Even the Oracle was in for a humbling. Fifteen days after his GE investment, Mr. Buffett used the pages of The New York Times to exhort Americans to buy stocks. In the subsequent five weeks, Americans rushed to sell them, and the Standard & Poor's 500 dropped another 15 per cent (though, in fairness, he had emphasized he wasn't making a short-term market forecast). Having previously - and presciently - denounced derivatives as financial weapons of mass destruction, Berkshire Hathaway lost more than one-quarter of its value between Oct. 1 and Dec. 22, largely because it came to light that Mr. Buffett had produced a multibillion-dollar potential liability by using - what else? - derivatives to essentially bet on the stock market.

Not even a half century of stellar investment returns could earn the man the benefit of the doubt. This is one of the bigger consequences of the loss of faith.

It doesn't matter how strong the brand name is, or how rich or successful - the era of the "trust me" financial institution is over, and probably for a long time.

Look at Manulife Financial. On any list of Canada's most lauded financial companies, it would be at or near the top, right there with Royal Bank. Manulife is big, it's global, it has been a dividend-paying machine and it has done a lot of business selling financial products that give guaranteed returns to the buyers. How does that work, exactly, and what are the risks? Before this year, few thought to ask. They trusted. Not now, after the insurer had to turn to the big banks and markets for billions of dollars in capital.

There's no better brand on Wall Street than Goldman Sachs. Yet it has been hammered along with the rest of the banks. Why? Because it has accumulated $1.1-trillion in assets backed by less than $50-billion in equity.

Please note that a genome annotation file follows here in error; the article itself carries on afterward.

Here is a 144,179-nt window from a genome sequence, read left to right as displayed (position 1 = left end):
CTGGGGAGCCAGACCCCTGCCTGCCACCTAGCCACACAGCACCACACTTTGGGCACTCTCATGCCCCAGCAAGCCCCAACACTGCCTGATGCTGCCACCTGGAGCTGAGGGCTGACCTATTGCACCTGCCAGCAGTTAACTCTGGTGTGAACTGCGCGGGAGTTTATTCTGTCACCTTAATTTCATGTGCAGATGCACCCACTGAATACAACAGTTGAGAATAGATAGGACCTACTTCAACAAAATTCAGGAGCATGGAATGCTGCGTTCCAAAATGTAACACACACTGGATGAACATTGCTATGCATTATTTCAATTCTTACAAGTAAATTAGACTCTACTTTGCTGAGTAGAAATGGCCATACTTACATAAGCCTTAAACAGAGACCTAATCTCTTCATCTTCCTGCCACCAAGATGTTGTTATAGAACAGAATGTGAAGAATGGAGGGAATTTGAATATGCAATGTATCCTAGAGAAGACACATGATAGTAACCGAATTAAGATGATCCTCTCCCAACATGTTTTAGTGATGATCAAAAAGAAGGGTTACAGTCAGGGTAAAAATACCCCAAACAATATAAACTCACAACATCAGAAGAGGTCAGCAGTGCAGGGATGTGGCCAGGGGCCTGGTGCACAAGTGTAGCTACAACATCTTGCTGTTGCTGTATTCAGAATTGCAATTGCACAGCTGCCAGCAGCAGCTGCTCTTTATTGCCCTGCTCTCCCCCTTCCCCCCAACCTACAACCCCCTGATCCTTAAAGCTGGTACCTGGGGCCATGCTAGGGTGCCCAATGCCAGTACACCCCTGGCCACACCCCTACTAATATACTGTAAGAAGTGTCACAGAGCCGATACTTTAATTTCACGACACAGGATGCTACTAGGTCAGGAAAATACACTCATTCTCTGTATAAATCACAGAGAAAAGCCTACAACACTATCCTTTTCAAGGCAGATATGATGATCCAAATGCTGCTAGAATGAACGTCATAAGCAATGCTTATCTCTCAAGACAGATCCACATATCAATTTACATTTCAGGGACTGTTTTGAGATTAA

And even if you slogged through hundreds of pages of financial statements, how well would you understand what made up that $1.1-trillion, really? To invest in, or lend to, such a company requires faith, and there's not enough to go around.

And compounding the public's loss of faith was the erratic performance of Goldman's most famous alumnus: Henry Paulson, the U.S. Treasury Secretary. Lured into politics in 2006 as a star member of the Bush cabinet, he might never live down his own 2007 prediction about the subprime mortgage problem. "I think it's going to be largely contained," Mr. Paulson said, echoing the words of Fed chairman Ben Bernanke.

"Think about the fact that the people that we're asking to solve the problems are the very people who assured us that there was no problem to worry about in the first place," said Peter Schiff, president of Euro Pacific Capital Inc.

Even so, early in the crisis, Mr. Paulson was praised for his handling of it. But much of the political capital he'd earned evaporated with his fumbling of the Troubled Asset Relief Program, or TARP. First he told the U.S. Congress that he had to get $700-billion to remove toxic assets, mostly mortgage-backed bonds, from the books of American banks. His initial bill, the size of a pamphlet, essentially wrote a blank cheque for the Treasury.

But weeks later, Mr. Paulson pronounced it a bad strategy and decided to put $250-billion directly into the banks instead. Strangely, for a guy who claimed to take moral hazard seriously, the money was offered on the same lenient terms to all banks, regardless of how decrepit their balance sheets were. (Thus the U.S. taxpayer is getting a 5-per-cent return on money lent to Susquehanna Bancshares of Pennsylvania, while Mr. Buffett earns 10 per cent on his investment in General Electric.) TARP's focus shifted again, to consumer finance. But then tens of billions were sucked out of the bailout program by American International Group, General Motors and Chrysler.

Mr. Paulson was exposed as a guy who was just making it up as he went along. But then, so were his former colleagues and rivals at Goldman, Morgan Stanley, Merrill Lynch and elsewhere.

These are the same firms that collectively advise millions of investors on where to put their money, yet they couldn't spot their own problems early enough to avoid multibillion-dollar losses. No wonder the average American is growing skittish about stocks and bonds.